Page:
Food intolerances and sensitivities are extremely common. Knowingly or unknowingly many people suffer from it.

Elimination diets are very helpful for identifying food intolerances, sensitivities and allergies through diet.

They remove certain foods known to cause uncomfortable symptoms and reintroduce them at a later time while testing for symptoms.An elimination diet involves removing foods from your diet that you suspect your body can’t tolerate well. The foods are later reintroduced, one at a time, while you look for symptoms that show a reaction.

It only lasts 5–6 weeks and is used to help those with a sensitive gut, food intolerance , identify which foods are contributing to their symptoms.

In that way, an elimination diet may alleviate symptoms like bloating, gas, diarrhea, constipation and nausea.

Once you have successfully identified a food your body can’t tolerate well, you can remove it from your diet to prevent any uncomfortable symptoms in the future.

There are many types of elimination diets, which all involve eating or removing certain types of foods.

An elimination diet is divided into two phases: elimination and reintroduction.

The Elimination Phase

The elimination phase involves removing foods you suspect trigger your symptoms for a short period of time, typically 2–3 weeks.

Eliminate foods that you think your body can’t tolerate, as well as foods that are notorious for causing uncomfortable symptoms.

Some of these foods include nuts, corn, soy, dairy, citrus fruits, nightshade vegetables, wheat, foods containing gluten, pork, eggs and seafood .

During this phase, you can determine if your symptoms are due to foods or something else. If your symptoms still remain after removing the foods for 2–3 weeks, it is best to notify your doctor.

The Reintroduction Phase

The next phase is the reintroduction phase, in which you slowly bring eliminated foods back into your diet.

Each food group should be introduced individually, over 2–3 days, while looking for symptoms. Some symptoms to watch for include:

  • Rashes and skin changes
  • Joint pain
  • Headaches or migraines
  • Fatigue
  • Difficulty sleeping
  • Changes in breathing
  • Bloating
  • Stomach pain or cramps
  • Changes in bowel habits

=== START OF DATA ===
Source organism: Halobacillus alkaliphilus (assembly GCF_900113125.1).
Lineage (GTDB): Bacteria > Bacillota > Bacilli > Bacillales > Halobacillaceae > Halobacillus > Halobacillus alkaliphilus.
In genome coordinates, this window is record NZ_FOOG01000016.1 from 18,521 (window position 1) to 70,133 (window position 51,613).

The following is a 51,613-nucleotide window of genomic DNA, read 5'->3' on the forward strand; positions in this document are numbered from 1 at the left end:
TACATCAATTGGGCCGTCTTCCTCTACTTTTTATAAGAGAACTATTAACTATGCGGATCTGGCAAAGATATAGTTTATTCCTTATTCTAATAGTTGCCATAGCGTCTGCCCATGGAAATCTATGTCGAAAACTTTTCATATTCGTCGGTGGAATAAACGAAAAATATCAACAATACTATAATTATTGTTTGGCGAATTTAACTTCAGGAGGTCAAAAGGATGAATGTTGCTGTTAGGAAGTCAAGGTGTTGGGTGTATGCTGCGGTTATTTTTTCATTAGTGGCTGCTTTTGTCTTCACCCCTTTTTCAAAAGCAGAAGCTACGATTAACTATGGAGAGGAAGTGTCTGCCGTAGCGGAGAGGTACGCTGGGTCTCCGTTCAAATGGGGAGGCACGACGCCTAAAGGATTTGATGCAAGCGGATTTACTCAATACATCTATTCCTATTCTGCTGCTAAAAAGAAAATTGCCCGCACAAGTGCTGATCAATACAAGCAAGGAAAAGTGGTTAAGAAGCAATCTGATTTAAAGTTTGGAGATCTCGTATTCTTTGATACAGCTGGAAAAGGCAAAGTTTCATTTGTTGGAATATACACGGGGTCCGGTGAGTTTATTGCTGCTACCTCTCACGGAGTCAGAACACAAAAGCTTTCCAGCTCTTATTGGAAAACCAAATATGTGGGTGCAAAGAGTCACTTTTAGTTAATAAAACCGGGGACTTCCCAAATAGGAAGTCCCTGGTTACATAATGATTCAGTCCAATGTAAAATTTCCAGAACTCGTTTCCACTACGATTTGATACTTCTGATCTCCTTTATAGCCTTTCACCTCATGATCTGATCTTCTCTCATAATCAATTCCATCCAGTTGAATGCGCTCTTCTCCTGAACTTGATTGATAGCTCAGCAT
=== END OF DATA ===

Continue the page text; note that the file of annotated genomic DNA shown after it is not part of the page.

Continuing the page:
If you experience no symptoms during the period where you reintroduce a food group, you can assume that it is fine to eat and move on to the next food group.

However, if you experience negative symptoms like those mentioned above, then you have successfully identified a trigger food and should remove it from your diet.

The entire process, including elimination, takes roughly 5–6 weeks.

If you plan to eliminate many food groups, seek advice from your doctor or a dietitian. Eliminating too many food groups may cause a nutritional deficiency.

Foods that are commonly removed during the elimination phase include:

  • Citrus fruits: Avoid citrus fruits, such as oranges and grapefruits.
  • Nightshade vegetables: tomatoes, peppers, eggplant, white potatoes, pepper and paprika.
  • Nuts and seeds: Eliminate all nuts and seeds.
  • Legumes: Eliminate all legumes, such as beans, lentils, peas and soy-based products.
  • Starchy foods: Avoid wheat, barley, corn, spelt, rye, oats and bread. Also avoid any other gluten-containing foods.
  • Meat and fish: Avoid processed meats, cold cuts, beef, chicken, pork.
  • Dairy products: Eliminate all dairy, including milk, cheese, yogurt and ice creams.
  • Beverages: Avoid alcohol, coffee, black tea, soda and other sources of caffeine.
  • Sugar and sweets: Avoid sugar, honey, maple syrup, and high-fructose , desserts and chocolate.

If you suspect that other foods not on this list make you feel uncomfortable, it is highly recommended to remove them as well.